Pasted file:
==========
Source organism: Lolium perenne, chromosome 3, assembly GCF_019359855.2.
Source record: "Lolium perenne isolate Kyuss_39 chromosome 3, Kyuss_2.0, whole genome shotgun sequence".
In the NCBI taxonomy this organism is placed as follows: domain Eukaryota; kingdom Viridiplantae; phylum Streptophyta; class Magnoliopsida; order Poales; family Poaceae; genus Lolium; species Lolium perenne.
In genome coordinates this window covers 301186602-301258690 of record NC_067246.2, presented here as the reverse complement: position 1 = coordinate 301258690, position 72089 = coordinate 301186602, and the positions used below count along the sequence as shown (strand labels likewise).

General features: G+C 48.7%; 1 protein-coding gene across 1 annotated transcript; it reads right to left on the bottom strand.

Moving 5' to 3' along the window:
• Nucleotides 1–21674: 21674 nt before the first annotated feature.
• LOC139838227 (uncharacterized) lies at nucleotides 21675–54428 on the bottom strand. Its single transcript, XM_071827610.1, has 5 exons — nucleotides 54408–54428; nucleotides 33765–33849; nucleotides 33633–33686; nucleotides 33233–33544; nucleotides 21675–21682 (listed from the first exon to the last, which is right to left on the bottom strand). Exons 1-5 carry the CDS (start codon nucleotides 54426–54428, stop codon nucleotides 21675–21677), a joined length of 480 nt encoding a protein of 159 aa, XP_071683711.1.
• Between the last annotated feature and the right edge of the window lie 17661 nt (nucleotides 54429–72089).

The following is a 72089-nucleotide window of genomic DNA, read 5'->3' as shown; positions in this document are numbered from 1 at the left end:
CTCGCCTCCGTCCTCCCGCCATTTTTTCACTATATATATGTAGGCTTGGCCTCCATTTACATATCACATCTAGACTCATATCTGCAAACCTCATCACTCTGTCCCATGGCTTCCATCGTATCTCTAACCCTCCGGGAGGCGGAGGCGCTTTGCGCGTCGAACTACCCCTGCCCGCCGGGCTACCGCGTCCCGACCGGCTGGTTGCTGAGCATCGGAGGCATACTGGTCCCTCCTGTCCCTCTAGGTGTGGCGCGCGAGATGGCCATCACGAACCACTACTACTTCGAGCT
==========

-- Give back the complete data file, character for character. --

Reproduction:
Source organism: Lolium perenne, chromosome 3, assembly GCF_019359855.2.
Source record: "Lolium perenne isolate Kyuss_39 chromosome 3, Kyuss_2.0, whole genome shotgun sequence".
In the NCBI taxonomy this organism is placed as follows: domain Eukaryota; kingdom Viridiplantae; phylum Streptophyta; class Magnoliopsida; order Poales; family Poaceae; genus Lolium; species Lolium perenne.
In genome coordinates this window covers 301186602-301258690 of record NC_067246.2, presented here as the reverse complement: position 1 = coordinate 301258690, position 72089 = coordinate 301186602, and the positions used below count along the sequence as shown (strand labels likewise).

General features: G+C 48.7%; 1 protein-coding gene across 1 annotated transcript; it reads right to left on the bottom strand.

Moving 5' to 3' along the window:
• Nucleotides 1–21674: 21674 nt before the first annotated feature.
• LOC139838227 (uncharacterized) lies at nucleotides 21675–54428 on the bottom strand. Its single transcript, XM_071827610.1, has 5 exons — nucleotides 54408–54428; nucleotides 33765–33849; nucleotides 33633–33686; nucleotides 33233–33544; nucleotides 21675–21682 (listed from the first exon to the last, which is right to left on the bottom strand). Exons 1-5 carry the CDS (start codon nucleotides 54426–54428, stop codon nucleotides 21675–21677), a joined length of 480 nt encoding a protein of 159 aa, XP_071683711.1.
• Between the last annotated feature and the right edge of the window lie 17661 nt (nucleotides 54429–72089).

The following is a 72089-nucleotide window of genomic DNA, read 5'->3' as shown; positions in this document are numbered from 1 at the left end:
CTCGCCTCCGTCCTCCCGCCATTTTTTCACTATATATATGTAGGCTTGGCCTCCATTTACATATCACATCTAGACTCATATCTGCAAACCTCATCACTCTGTCCCATGGCTTCCATCGTATCTCTAACCCTCCGGGAGGCGGAGGCGCTTTGCGCGTCGAACTACCCCTGCCCGCCGGGCTACCGCGTCCCGACCGGCTGGTTGCTGAGCATCGGAGGCATACTGGTCCCTCCTGTCCCTCTAGGTGTGGCGCGCGAGATGGCCATCACGAACCACTACTACTTCGAGCT